Their marquees once lit the way to Hollywood's fantasy world.

Moviegoers could watch Fred Astaire and Ginger Rogers tango across the dance floor, catch Steve McQueen making his great escape or sing along as Roy Rogers and Dale Evans rode into the sunset.

With their opulent curtains, plush seats and ornate balconies, they were called movie palaces, and some of them can still be found in Louisiana. Others have faded with Hollywood's Golden Age.

But Preserve Louisiana is making sure none are forgotten in its exhibit "Lost & Found: Theatres of Louisiana," which runs through April 6 at the Old Governor's Mansion.

The show features photos of 30 historic theaters from throughout the state, along with paintings, memorabilia and artifacts.

The show is divided into sections, featuring architecturally significant theaters, historically black theaters, drive-ins and theaters that have been preserved.

"One of the most interesting historically black theaters is the Cook Theatre in Scotlandville," says Natalie Mead, Preserve Louisiana's museum curator and education director. "It was the first theater in Louisiana owned by an African-American family." 

James C. Cook and his wife, Ruby J. Darensbourg, opened the one-screen Cook at 8254 Scenic Highway in Scotlandville in the mid-1930s. For some 30 years, the theater operated as a movie house for second-run films, classics and cowboy movies.

The original Cook Theatre was a wooden structure, which burned in 1944. Cook replaced it with a cinder block venue in 1945, and all five of his children worked there.

One of those children, James C. Cook Jr., shared his memories with the Old Governor's Mansion, recalling that youngsters could see a movie for 14 cents, while adult tickets were 36 cents. A family of two adults and two children could get in for $1.

“Prices were independent of show times and represented no more than half the price of tickets at 'white' theaters in town," Cook told the museum. "Former patrons who frequented the theater in its heyday said it provided after-school and weekend entertainment and childcare services for the children of Scotlandville residents."

Baton Rouge's theaters play a significant role in the architecturally significant category, though these structures no longer stand.

First, there was the city's oldest movie house, the Louisiana Theater, which opened July 19, 1913, at 336 Third St. The building was heralded as a “modern blaze of glory” with its own electrical generator, a ventilation system to remove heat and stale air and the finest finishes and decor available.

The Louisiana featured both live performances and movies. It closed in 1954.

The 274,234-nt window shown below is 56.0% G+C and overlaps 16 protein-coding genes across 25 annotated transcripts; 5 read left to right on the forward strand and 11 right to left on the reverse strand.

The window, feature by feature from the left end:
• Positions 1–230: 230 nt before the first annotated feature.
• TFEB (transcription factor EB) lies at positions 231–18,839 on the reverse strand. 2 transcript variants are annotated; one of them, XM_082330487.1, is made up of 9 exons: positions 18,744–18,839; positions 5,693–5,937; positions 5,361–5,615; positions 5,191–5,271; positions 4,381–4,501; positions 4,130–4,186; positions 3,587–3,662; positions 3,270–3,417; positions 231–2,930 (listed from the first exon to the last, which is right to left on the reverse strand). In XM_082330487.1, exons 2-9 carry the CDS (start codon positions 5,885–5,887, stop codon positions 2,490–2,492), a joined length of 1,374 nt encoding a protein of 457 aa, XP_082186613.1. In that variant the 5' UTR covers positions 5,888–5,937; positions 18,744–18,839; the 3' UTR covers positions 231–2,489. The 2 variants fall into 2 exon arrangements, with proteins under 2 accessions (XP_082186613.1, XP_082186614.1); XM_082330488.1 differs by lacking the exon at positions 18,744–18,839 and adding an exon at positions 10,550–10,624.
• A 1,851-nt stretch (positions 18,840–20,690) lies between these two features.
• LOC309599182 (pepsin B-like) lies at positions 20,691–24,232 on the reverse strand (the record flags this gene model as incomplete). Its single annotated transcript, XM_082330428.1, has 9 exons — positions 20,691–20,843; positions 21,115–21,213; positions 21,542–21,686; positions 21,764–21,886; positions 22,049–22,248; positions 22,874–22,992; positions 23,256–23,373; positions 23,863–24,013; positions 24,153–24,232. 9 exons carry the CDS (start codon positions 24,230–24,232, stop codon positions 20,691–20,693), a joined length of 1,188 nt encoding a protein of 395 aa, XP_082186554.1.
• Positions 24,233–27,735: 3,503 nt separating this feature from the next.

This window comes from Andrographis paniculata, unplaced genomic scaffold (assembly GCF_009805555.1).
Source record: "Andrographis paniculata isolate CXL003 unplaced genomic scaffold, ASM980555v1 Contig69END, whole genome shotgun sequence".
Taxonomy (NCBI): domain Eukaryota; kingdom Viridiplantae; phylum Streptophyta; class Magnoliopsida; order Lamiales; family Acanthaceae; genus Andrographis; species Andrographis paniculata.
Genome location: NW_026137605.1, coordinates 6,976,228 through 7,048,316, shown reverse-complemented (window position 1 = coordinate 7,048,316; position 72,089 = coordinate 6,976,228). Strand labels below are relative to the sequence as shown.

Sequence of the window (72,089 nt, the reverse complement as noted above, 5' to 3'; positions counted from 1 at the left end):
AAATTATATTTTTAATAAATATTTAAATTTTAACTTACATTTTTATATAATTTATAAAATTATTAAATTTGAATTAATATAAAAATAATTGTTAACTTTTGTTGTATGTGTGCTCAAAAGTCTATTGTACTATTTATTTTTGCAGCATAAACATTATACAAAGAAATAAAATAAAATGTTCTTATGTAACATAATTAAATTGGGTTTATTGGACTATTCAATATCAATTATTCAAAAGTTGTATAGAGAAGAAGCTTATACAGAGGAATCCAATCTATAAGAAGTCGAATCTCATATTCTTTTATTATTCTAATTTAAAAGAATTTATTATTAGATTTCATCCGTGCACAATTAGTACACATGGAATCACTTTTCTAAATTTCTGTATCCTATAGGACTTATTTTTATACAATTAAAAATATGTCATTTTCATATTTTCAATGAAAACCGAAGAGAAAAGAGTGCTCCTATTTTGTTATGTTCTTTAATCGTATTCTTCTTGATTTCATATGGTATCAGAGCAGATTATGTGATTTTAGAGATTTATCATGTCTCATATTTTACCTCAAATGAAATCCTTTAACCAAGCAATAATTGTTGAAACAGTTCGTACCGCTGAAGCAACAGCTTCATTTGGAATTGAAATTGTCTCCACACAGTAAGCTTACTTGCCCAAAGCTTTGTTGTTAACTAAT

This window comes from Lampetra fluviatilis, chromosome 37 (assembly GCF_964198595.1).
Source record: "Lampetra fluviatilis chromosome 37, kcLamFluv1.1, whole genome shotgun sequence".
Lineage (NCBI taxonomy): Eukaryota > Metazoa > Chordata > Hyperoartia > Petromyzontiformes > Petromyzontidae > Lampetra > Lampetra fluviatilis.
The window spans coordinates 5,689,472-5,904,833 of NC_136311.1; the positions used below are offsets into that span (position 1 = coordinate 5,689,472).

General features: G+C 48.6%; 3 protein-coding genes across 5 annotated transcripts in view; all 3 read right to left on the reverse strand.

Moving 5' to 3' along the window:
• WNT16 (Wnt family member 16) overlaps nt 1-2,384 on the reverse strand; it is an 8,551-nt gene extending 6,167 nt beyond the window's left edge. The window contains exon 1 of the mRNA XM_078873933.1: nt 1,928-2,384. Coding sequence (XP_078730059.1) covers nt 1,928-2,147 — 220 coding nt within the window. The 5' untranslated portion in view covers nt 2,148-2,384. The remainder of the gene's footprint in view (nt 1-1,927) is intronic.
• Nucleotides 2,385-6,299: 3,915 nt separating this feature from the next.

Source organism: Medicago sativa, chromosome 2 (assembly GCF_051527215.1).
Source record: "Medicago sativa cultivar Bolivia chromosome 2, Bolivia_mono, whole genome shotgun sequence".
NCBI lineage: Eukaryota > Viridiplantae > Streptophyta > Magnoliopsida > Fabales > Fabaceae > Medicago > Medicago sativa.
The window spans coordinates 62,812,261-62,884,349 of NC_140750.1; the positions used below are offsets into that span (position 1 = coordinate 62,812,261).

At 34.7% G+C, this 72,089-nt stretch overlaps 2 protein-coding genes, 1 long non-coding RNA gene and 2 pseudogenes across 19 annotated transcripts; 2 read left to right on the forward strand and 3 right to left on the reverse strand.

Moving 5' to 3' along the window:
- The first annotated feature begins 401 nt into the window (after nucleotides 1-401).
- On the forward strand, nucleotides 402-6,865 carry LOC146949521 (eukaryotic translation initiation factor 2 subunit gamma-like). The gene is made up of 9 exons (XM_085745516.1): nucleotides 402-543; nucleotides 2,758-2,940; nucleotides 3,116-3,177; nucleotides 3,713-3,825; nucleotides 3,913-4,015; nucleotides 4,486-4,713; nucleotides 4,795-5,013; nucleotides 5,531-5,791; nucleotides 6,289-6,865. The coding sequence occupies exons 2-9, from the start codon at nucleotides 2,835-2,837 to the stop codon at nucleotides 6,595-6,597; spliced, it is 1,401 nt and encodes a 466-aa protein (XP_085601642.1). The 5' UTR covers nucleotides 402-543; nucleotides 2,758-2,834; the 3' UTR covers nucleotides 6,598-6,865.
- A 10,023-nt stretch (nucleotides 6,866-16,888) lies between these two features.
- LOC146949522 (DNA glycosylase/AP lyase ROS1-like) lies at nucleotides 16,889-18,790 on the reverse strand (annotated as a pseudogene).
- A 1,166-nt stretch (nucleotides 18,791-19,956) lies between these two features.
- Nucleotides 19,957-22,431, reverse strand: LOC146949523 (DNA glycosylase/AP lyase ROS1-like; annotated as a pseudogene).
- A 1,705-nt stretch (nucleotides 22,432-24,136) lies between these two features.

Then there was Baton Rouge's best-known movie palace, the Paramount Theater, which opened as the 1,450-seat Columbia Theatre at 215 N. Third St. in September 1920. It became the Paramount in 1929.

The theater hosted vaudeville acts, silent movies, some of the first "talkies" and live orchestras. Its facade was noted for its statuary, and its interior included a Robert Morgan pipe organ and the country's first lighted aisles. It also was the first theater to have air conditioning. 

Though the theater's pipe organ was saved, the building itself was razed in 1979, much to the dismay of Baton Rouge residents who had fought for its preservation.

"We're also showing a chair from the Paramount in the show. It was loaned to us from a private collection," Mead says. "And we'll be showing Steve Laurent's painting 'The End,' of the Paramount in 1979. It's on loan from the LSU Museum of Art."

An architectural drawing and advertisement for the Paramount from Preserve Louisiana's collection also will be included, along with a wooden seat from the Louisiana Theatre.

Theatre Wilbert, of Plaquemine, also will be commemorated by extra artifacts, including a roll of tickets, movie programs and one of the silver ashtrays given to patrons on opening night in 1918.

Among the featured restored theaters is New Iberia's Evangeline Theater, which was converted from a grocery store to a movie house in 1929.

Its art deco facade was added in 1940. The Evangeline closed in 1960, but returned to life with a restoration that began in 1996. It is now the Sliman Theater for the Performing Arts.

Two of the state's best-known restored theaters  — the Orpheum and Saenger — are in New Orleans.

The Orpheum Theatre opened its four-story Beaux Arts style vaudeville house with its decorative terra cotta facade of nymphs, fauns and fabled creatures in 1921. Its acoustics have been compared to Carnegie Hall's.

The venue, later converted to a movie theater, flooded in Hurricane Katrina's aftermath in 2005 but was restored in 2015. It now hosts a variety of entertainment and is home to the Louisiana Philharmonic Orchestra. 

Perhaps New Orleans’ most recognized theater is the Saenger, which opened in 1927. The stage included a Robert Morgan theater pipe organ, which cost $100,000 at the time.

"The auditorium was described as a 'magnificent amphitheater under a glorious moonlit sky — an Italian garden, a Persian court — where friendly stars twinkled and wisps of cloud drifted,'" according to the exhibit's information.

The Saenger also was damaged by Hurricane Katrina's floodwaters. Its 2013 restoration, at a cost of $47 million, preserved its original features, including the moonlit sky.

Finally, drive-in theaters in New Orleans and Minden round out the show.

"Baton Rouge had its drive-in theaters, too, but we're featuring the theaters from which we could gather photos and artifacts," Mead says. "These featured works present the vast history of theaters throughout the state."


Lost & Found: Theatres of Louisiana

WHEN: 10 a.m. to 3 p.m. Tuesdays through Fridays. Through April 8. 

WHERE: Old Governor's Mansion, 502 North Blvd.

ADMISSION: $10; $9 for ages 62 and older; $8 for K-12th grade; free ages 4 and younger

INFO: (225) 387-2464 or preserve-louisiana.org

Follow Robin Miller on Twitter, @rmillerbr.